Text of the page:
Copyright guru dead

BY BALFORD HENRY Observer writer

Thursday, June 07, 2012

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A memorial service for Paul G Marshall, the legendary American entertainment lawyer who introduced international copyright to the Jamaican music industry in the 1960s, takes place today in New York City.


Top music figures who have been associated with Marshall over the years, including former culture minister, Olivia 'Babsy' Grange, will attend the service at the Church of St John the Divine in Manhattan.


Billboard magazine recalled Marshall's career as one filled with "one music industry benchmark after another".


Entertainment mogul Chris Blackwell noted meeting him in 1964 while travelling to the United States with singer Millie Small, whose My Boy Lollipop had just made it to number five on the US charts.


Blackwell was seeking a major label connection. Marshall introduced him to Atlantic Records founders Ahmet Ertegun and Jerry Wexler and the deal was done. They remained friends until Marshall's passing on May 10, at the Aventura Hospital in Florida.


Marshall was closely associated with former Jamaica Prime Minister and head of West Indies Records Limited (WIRL), Edward Seaga, who invited him to assist with the drafting of the Jamaica's copyright legislation and the Motion Pictures Encouragement Act in the 1980s.


"He was of great assistance to me as a friend and a professional in helping to deal with artistes in the areas of performing and recording rights," said Seaga.


Marshall also had a close professional relationship with Grange, who was the government's culture boss in the 1980s.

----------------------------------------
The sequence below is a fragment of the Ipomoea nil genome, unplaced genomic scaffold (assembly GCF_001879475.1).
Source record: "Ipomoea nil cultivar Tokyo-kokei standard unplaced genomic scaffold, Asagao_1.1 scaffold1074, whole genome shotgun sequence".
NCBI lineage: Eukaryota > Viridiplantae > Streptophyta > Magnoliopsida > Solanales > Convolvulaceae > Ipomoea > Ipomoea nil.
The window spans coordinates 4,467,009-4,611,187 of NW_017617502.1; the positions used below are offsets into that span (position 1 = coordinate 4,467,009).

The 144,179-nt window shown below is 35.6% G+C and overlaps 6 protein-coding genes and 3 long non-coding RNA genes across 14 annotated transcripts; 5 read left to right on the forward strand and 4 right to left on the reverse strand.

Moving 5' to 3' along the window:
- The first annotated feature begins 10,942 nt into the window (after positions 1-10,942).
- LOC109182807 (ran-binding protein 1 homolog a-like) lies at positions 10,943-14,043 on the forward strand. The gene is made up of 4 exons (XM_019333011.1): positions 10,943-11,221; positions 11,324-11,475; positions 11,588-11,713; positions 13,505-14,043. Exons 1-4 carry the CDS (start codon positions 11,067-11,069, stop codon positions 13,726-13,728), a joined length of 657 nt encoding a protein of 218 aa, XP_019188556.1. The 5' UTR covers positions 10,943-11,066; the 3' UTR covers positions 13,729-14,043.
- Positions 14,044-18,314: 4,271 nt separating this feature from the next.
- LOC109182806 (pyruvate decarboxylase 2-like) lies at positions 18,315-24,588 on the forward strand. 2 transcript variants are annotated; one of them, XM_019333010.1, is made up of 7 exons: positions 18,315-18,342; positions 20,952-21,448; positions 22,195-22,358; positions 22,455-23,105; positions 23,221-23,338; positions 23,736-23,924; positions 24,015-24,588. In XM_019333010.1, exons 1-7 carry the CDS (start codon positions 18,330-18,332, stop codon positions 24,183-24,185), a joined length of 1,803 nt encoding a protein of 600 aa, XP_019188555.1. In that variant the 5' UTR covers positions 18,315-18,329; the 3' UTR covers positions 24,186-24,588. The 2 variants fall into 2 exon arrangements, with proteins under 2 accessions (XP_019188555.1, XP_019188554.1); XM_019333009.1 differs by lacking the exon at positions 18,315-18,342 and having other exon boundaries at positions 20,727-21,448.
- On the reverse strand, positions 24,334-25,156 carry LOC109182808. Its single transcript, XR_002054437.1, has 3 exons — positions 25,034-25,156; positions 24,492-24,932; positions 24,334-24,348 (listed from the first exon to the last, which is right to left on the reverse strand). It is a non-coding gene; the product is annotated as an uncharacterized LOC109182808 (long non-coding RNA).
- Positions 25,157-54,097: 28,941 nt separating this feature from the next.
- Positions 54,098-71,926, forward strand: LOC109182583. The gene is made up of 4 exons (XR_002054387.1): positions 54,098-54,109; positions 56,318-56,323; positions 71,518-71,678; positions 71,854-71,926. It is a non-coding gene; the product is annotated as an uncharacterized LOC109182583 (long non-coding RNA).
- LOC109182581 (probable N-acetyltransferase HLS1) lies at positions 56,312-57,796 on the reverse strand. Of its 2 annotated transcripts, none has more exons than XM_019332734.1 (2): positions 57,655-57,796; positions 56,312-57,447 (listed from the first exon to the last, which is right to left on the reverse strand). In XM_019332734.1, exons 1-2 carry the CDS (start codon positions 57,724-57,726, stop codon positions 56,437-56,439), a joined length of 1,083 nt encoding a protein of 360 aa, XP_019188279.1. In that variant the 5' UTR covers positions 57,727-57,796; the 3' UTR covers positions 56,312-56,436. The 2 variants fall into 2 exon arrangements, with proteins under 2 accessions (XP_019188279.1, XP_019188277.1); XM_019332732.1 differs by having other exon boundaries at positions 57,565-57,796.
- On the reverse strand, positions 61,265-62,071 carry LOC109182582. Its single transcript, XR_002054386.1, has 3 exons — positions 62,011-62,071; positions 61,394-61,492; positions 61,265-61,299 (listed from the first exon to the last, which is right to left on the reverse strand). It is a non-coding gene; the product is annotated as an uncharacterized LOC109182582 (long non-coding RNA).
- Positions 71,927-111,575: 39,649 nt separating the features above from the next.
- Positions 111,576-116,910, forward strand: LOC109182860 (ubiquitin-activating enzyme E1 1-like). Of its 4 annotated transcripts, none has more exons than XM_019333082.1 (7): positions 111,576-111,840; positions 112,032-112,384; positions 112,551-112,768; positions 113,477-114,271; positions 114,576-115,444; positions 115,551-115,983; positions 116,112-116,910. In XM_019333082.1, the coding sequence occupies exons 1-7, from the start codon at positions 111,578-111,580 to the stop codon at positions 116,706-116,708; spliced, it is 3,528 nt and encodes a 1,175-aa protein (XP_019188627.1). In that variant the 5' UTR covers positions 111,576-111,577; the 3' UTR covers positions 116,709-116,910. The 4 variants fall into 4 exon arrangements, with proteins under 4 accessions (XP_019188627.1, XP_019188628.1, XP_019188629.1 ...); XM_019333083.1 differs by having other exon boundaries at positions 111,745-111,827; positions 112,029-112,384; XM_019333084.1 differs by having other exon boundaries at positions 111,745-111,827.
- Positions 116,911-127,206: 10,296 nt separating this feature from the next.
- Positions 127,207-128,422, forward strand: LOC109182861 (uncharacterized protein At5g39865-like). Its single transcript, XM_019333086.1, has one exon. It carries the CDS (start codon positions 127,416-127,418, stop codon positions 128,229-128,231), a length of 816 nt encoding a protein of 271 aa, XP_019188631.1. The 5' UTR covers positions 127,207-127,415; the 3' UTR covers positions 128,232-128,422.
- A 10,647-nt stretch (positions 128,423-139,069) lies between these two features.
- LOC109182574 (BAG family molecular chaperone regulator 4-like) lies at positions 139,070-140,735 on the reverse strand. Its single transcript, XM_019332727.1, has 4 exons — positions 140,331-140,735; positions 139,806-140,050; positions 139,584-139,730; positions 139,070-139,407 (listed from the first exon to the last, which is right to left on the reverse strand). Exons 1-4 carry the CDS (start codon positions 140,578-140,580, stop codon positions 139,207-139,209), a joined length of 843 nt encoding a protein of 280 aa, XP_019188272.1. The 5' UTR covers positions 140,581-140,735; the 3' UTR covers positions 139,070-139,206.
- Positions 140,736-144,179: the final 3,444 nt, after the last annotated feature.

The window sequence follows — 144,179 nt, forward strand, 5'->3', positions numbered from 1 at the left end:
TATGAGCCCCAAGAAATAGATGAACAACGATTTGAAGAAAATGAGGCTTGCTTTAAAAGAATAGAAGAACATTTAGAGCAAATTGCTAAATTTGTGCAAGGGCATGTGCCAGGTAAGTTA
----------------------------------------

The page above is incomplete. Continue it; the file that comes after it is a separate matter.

She recalled she was in his office in New York City shortly after Bob Marley's death in 1981, when Stevie Wonder's manager called and told Marshall that the singer had just taken off to Jamaica.


Marshall urged her to hurry back to Jamaica and make arrangements for Wonder's stay which, eventually led to the superstar appearing on Reggae Sunsplash 1981 with the Third World band in a memorable tribute to Marley.


Wonder had met Marley in Jamaica when he performed with the Wailers at The Wonder Dream Concert on October 4, 1975, at the National Stadium. Wonder eventually recorded Master Blaster as tribute to Bob.


Marshall was also instrumental in working out copyright deals for a number of Jamaican artistes including Prince Buster, Jimmy Cliff and Ken Boothe in the 1960s. This was initiated by Seaga, under an arrangement which allowed the artistes/songwriters to collect royalties through the Social Development Commission (SDC). This arrangement continued until 1972 when the government changed.


Recently, Marshall was involved with legal arrangements for the promotion of Reggaeton in the United States.


An intellectual property/ copyright specialist, he had a history of heart and kidney problems but, despite the challenges, became one of the best known and most accomplished entertainment lawyers in the world.


He represented artistes such as Whitney Houston, Mary J Blige, Neil Diamond, MC Hammer, the Animals, KISS, LL Cool J and Lawrence Welk as well as chess grand master Bobby Fischer during his famous match with Boris Spassky in 1972.


Marshall represented labels like EMI, Polygram, United Artists and CBS (now Sony Music). He handled MCA's acquisition of Motown Records, Atlantic Records' sale to Warner Communications and the Bertelsmann Group's acquisition of Arista Records.


His firm advised African governments, as well as Nelson Mandela's African National Congress, on structuring radio and television and helped Swaziland establish a programme to combat AIDS.


He also served on boards of the Special Olympics International and the T J Martell Foundation for Leukemia, Cancer and AIDS Research, a music industry charity.


He is survived by his widow, Bette, a journalist who was in Jamaica during the 1980 general election; sons Robert Neal Marshall and Matthew Nathanial Marshall and his daughter Allison Leslie Marshall.


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